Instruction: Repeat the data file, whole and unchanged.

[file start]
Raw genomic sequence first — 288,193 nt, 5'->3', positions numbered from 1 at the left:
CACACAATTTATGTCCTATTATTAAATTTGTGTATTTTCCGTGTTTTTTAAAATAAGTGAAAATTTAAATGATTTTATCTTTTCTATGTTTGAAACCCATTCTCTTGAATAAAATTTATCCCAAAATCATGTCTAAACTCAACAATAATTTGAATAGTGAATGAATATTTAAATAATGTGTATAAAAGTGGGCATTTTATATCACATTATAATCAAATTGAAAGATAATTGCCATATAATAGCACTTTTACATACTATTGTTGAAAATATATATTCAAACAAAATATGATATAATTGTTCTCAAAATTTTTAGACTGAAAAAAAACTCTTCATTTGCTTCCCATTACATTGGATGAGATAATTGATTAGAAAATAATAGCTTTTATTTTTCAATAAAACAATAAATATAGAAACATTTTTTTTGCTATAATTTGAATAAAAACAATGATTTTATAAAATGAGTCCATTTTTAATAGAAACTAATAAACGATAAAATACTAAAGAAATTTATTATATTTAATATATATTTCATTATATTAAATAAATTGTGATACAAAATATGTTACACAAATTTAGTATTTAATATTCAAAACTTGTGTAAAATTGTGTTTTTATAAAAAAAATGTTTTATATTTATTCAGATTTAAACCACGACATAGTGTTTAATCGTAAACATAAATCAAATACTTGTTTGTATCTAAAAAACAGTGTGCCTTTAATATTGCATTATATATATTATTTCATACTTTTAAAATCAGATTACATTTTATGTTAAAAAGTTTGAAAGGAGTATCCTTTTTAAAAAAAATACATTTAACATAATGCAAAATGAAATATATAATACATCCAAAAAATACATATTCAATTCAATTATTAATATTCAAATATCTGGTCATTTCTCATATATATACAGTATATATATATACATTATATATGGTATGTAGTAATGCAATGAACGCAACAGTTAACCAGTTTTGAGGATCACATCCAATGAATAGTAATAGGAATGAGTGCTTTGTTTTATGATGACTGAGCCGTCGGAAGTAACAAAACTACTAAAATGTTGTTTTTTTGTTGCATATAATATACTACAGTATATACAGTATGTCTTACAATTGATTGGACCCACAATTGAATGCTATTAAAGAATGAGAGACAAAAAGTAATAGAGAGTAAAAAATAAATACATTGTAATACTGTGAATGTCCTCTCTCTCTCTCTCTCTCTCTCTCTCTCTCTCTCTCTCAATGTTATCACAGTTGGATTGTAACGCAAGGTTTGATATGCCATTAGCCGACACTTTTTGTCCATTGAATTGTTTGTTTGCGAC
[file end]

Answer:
Raw genomic sequence first — 288,193 nt, 5'->3', positions numbered from 1 at the left:
CACACAATTTATGTCCTATTATTAAATTTGTGTATTTTCCGTGTTTTTTAAAATAAGTGAAAATTTAAATGATTTTATCTTTTCTATGTTTGAAACCCATTCTCTTGAATAAAATTTATCCCAAAATCATGTCTAAACTCAACAATAATTTGAATAGTGAATGAATATTTAAATAATGTGTATAAAAGTGGGCATTTTATATCACATTATAATCAAATTGAAAGATAATTGCCATATAATAGCACTTTTACATACTATTGTTGAAAATATATATTCAAACAAAATATGATATAATTGTTCTCAAAATTTTTAGACTGAAAAAAAACTCTTCATTTGCTTCCCATTACATTGGATGAGATAATTGATTAGAAAATAATAGCTTTTATTTTTCAATAAAACAATAAATATAGAAACATTTTTTTTGCTATAATTTGAATAAAAACAATGATTTTATAAAATGAGTCCATTTTTAATAGAAACTAATAAACGATAAAATACTAAAGAAATTTATTATATTTAATATATATTTCATTATATTAAATAAATTGTGATACAAAATATGTTACACAAATTTAGTATTTAATATTCAAAACTTGTGTAAAATTGTGTTTTTATAAAAAAAATGTTTTATATTTATTCAGATTTAAACCACGACATAGTGTTTAATCGTAAACATAAATCAAATACTTGTTTGTATCTAAAAAACAGTGTGCCTTTAATATTGCATTATATATATTATTTCATACTTTTAAAATCAGATTACATTTTATGTTAAAAAGTTTGAAAGGAGTATCCTTTTTAAAAAAAATACATTTAACATAATGCAAAATGAAATATATAATACATCCAAAAAATACATATTCAATTCAATTATTAATATTCAAATATCTGGTCATTTCTCATATATATACAGTATATATATATACATTATATATGGTATGTAGTAATGCAATGAACGCAACAGTTAACCAGTTTTGAGGATCACATCCAATGAATAGTAATAGGAATGAGTGCTTTGTTTTATGATGACTGAGCCGTCGGAAGTAACAAAACTACTAAAATGTTGTTTTTTTGTTGCATATAATATACTACAGTATATACAGTATGTCTTACAATTGATTGGACCCACAATTGAATGCTATTAAAGAATGAGAGACAAAAAGTAATAGAGAGTAAAAAATAAATACATTGTAATACTGTGAATGTCCTCTCTCTCTCTCTCTCTCTCTCTCTCTCTCTCTCTCTCAATGTTATCACAGTTGGATTGTAACGCAAGGTTTGATATGCCATTAGCCGACACTTTTTGTCCATTGAATTGTTTGTTTGCGAC